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Canadian cities where singles can afford to get into the housing market

Vancouver, BC, Canada city of glass at dusk

Home ownership with a partner is out of reach for many Canadians. 

Buying that first home alone is even harder, but new data from Zoocasa shows going it alone in some parts of the country doesn’t have to be a pipe dream.

About half of home owners are single, and one in five of them live in a condo apartment according to Statistics Canada.

Zoocasa crunched the numbers by comparing the average price of a condo apartment and median incomes across 15 regions. The report used median income for a year and calculated how long it would take to save for a down payment assuming the buyer can somehow sock away all of their after-tax income.

If you plan to go it alone in the country’s biggest markets, the odds are stacked against you.

“For example, to purchase Vancouver real estate, which has long held the distinction as the nation’s most expensive, the required down payment would be greater than what is earned by a median single-income household in an entire year,” said Penelope Graham, managing editor at Zoocasa, in the report.

“There, a benchmark apartment costs $656,700, requiring a minimum down payment of $40,670, outstripping the $33,804 earned by single buyers.”

That means it would take a little over 14 months to save up enough for a down payment, assuming you can somehow save every penny you earn.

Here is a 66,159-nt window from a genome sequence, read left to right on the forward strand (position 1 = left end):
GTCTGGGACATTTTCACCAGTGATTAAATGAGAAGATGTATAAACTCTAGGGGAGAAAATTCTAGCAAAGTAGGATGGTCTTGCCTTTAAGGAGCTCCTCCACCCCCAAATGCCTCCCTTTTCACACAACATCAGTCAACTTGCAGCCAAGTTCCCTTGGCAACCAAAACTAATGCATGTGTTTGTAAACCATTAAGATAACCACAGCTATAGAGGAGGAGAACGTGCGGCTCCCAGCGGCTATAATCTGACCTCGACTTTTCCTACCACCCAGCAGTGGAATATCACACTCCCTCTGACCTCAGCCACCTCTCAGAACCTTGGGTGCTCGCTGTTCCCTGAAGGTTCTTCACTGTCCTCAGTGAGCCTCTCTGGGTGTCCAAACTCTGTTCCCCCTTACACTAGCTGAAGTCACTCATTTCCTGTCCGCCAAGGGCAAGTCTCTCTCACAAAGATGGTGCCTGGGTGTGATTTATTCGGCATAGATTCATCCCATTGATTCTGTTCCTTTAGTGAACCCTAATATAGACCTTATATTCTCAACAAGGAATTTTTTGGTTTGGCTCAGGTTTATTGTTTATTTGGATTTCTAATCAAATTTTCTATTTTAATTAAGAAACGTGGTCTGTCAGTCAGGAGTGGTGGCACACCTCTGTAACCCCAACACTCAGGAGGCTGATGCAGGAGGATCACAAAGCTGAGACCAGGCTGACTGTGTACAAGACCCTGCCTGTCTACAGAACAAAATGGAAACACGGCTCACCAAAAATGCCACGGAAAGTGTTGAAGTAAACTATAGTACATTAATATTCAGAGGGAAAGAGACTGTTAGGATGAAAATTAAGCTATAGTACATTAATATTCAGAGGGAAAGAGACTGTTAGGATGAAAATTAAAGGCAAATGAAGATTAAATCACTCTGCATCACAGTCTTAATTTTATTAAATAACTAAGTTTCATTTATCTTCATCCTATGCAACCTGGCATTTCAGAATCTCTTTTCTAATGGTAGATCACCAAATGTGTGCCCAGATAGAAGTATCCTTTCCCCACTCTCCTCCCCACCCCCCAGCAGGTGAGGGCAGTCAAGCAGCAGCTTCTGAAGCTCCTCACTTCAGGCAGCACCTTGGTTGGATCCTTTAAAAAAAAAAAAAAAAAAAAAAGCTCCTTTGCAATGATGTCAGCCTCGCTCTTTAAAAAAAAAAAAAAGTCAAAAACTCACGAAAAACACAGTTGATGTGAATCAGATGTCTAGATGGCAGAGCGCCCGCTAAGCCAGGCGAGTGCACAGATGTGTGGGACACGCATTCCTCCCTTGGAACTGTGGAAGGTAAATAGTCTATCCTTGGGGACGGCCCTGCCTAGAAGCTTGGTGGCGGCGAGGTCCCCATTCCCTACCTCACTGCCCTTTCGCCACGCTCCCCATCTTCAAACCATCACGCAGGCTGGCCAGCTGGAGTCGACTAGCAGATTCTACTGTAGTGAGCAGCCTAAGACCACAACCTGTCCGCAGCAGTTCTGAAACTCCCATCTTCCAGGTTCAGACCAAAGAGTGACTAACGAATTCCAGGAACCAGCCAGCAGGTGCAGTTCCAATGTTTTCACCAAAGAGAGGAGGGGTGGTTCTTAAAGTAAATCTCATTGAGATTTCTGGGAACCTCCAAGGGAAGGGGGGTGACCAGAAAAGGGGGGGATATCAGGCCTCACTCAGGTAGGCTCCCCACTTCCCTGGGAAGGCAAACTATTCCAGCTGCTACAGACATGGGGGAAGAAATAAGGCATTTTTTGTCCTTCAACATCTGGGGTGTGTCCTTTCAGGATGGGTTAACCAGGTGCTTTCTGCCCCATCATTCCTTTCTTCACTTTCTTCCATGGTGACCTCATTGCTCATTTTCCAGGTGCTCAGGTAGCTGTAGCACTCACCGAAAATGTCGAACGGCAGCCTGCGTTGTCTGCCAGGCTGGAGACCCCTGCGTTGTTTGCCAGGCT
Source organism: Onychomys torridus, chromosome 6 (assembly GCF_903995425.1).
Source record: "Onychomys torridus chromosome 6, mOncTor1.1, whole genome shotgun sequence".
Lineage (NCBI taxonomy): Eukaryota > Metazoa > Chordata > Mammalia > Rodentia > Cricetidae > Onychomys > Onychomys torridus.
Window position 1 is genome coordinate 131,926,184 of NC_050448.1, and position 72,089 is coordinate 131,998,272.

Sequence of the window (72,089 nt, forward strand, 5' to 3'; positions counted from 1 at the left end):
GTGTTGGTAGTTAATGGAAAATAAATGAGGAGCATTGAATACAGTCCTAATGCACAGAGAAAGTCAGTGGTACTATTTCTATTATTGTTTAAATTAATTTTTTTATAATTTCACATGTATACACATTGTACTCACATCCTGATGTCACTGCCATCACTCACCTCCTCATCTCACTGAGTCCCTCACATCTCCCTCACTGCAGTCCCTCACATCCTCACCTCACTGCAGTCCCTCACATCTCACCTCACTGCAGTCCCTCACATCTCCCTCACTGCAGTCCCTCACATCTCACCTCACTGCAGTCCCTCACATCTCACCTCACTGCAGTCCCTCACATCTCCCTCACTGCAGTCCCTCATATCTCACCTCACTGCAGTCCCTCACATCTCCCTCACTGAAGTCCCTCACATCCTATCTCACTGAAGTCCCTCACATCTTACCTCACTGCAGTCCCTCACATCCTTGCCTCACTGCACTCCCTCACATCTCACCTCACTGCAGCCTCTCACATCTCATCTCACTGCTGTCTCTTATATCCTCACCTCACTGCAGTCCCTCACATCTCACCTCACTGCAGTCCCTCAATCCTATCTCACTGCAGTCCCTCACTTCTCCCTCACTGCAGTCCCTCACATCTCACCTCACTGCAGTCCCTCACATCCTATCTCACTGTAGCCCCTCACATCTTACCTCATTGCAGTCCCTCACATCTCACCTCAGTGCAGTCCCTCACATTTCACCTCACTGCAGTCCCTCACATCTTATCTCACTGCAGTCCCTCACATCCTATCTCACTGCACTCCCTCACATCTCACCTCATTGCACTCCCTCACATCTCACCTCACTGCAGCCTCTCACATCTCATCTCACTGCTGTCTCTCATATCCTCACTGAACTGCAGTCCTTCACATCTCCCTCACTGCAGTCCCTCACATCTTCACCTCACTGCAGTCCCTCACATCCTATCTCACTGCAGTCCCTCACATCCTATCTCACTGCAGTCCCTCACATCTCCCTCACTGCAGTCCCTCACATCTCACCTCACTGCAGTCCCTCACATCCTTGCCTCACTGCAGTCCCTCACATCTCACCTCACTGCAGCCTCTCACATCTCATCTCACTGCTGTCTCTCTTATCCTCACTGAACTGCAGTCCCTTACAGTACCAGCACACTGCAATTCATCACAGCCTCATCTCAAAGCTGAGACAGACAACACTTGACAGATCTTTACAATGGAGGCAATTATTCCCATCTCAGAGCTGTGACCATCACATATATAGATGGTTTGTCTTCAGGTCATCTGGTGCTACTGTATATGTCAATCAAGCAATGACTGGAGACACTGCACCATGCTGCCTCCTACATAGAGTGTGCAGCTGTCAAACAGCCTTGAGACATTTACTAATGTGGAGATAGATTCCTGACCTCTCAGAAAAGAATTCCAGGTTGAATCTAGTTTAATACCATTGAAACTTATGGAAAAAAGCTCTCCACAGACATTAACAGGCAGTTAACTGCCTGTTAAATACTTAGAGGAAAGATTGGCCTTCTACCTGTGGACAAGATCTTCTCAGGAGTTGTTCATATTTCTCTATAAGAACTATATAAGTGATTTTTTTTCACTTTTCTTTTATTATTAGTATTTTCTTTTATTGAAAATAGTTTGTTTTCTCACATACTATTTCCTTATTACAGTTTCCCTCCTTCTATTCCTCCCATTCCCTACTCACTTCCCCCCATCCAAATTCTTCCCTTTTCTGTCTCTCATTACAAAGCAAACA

Toronto is an only slightly easier nut to crack. The average price is $558,000 so it would take 10.5 months to save up $30,800.

(Zoocasa)

Pockets of relative affordability

The best bet for solo buyers is to head west, where the gap between the average condo apartment price and median income shifts in the buyers favour.

“Edmonton takes the top spot as most affordable for single-income buyers, with benchmark units going for $183,800, requiring a down payment of just $9,190,” said Graham.

“Meanwhile, city residents earn the relatively higher median after-tax income of $42,360; it would take just 2.6 months of setting funds aside to come up with the money needed to purchase a home.”

Saskatchewan is home to the second and third most affordable markets. 

It would take 2.8 months to save up for a $8,475 down payment on a $169,500 condo apartment in Saskatoon. It would take the same amount of time for an $8,965 for a 179,300 unit in Regina.

Jessy Bains is a senior reporter at Yahoo Finance Canada. Follow him on Twitter @jessysbains.

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